Bad Debt Handling

  • Bad Debt Redistribution: In case that the available LUSD in the Stability Pool is not enough to cover the debt of an underwater Trove, the liquidation mechanism will automatically redistribute its outstanding debt and collateral to all open Troves in proportion to their collaterals.

The three protocols included in this analysis implemented very different approaches to prevent potential insolvency. These mechanisms have proven to be efficient at protecting their respective systems from bad debt but there are a few situations in which these models faced challenges.

The AAVE CRV Short Squeeze Incident

According to the report by EigenPhi, an economic attack was attempted on Aave, but it backfired on the attacker due to external factors that caused the price of CRV, the token the attacker was shorting, to go up. This resulted in a short squeeze and the attacker’s position being liquidated. The attacker had borrowed 92 million CRV from the platform and was liquidated by 386 liquidation operations executed by 21 different actors. However, due to the drop in the price of CRV, Aave’s liquidation and bad debt handling mechanisms proved insufficient to cover all of the bad debt. This was primarily because of the system’s fixed liquidation incentives. As a result, the system was left with 2.456 million CRV unpaid, which was valued at approximately $1.6 million at that moment.

Although the outstanding amount of bad debt represented <0.1% of active borrowings from the protocol at the time, it had to be cleared out to ensure the protocol’s solvency. Therefore, a couple of months after the incident, the DAO’s governance voted to purchase CRV off the market with around 3.1m aUSDC from the Collectors Contract, to repay this debt.

Despite the significant scale of the liquidated position and the volatile circumstances surrounding this incident, Aave’s liquidation mechanisms functioned as intended and successfully shielded the protocol from a severe insolvency event. Ultimately, the protocol managed to regain its solvency; however, this required manual economic intervention from the DAO.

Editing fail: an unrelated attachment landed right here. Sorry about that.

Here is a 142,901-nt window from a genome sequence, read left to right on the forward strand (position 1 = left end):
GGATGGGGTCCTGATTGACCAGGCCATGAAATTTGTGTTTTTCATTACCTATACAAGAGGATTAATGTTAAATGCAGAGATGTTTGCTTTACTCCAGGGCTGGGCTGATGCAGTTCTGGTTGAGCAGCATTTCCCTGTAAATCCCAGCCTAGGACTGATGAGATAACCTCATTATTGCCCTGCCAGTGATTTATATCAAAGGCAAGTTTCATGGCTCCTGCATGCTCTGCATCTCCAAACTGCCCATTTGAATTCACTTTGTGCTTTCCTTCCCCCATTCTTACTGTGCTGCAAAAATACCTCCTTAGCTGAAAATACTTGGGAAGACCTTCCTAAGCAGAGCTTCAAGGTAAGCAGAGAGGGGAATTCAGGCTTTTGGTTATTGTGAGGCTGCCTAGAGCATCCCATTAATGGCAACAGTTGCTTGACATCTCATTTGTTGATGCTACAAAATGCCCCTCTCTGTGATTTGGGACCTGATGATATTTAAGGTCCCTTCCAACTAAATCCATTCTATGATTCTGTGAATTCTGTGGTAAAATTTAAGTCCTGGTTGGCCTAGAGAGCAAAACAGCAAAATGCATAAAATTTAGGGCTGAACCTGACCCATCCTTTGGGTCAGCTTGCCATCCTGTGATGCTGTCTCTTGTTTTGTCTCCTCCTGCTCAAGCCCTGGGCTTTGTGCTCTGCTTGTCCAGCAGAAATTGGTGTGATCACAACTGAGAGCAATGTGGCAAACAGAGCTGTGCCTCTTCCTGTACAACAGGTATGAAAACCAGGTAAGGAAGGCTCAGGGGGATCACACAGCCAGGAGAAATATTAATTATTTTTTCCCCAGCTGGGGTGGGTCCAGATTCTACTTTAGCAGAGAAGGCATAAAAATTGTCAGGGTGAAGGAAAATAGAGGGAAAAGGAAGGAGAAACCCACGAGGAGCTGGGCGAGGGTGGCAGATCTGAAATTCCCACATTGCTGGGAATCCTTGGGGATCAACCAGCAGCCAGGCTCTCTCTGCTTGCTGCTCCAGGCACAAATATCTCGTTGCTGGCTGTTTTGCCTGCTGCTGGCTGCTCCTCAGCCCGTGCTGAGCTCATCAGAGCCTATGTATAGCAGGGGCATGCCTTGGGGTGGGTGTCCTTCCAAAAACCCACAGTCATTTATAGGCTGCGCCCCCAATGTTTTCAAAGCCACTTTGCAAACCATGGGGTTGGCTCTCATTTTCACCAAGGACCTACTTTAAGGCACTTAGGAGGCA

Black Thursday: MakerDAO’s Perfect Storm

Black Thursday, which took place on March 12, 2020, was a significant event in the cryptocurrency market. During this time, a combination of factors, including the rapid decline in crypto prices and high network congestion, created a challenging environment for many platforms, including MakerDAO.

The abrupt price decline resulted in a significant portion of users’ collateral dropping below the necessary threshold, leading to liquidations. However, network congestion and delayed transactions hindered users’ ability to promptly respond and efficiently manage their positions. Moreover, inaccurate pricing data from oracles, along with high gas fees and a short auction durations, resulted in limited participation from keeper bidders in the debt auctions. Consequently, over $8.32 million worth of ETH was liquidated for zero DAI, leaving the system with at least $4.5 million worth of unbacked DAI and multiple CDP owners with nothing.

Despite these weaknesses, MakerDAO and its community took immediate action to stabilize the platform. Emergency measures, such as increasing stability fees, introducing new collateral types and extending the auctions’ duration, were implemented. Furthermore, the Maker Foundation initiated debt auctions, printing and selling MKR to replenish the system’s collateral. Through these efforts, MakerDAO managed to recover and implemented various improvements to enhance its resilience and risk management practices.

Figure 2. Distribution of CDP liquidations through 12–13 March (source: Whiterabbit)

Liquity’s Stability Pool performance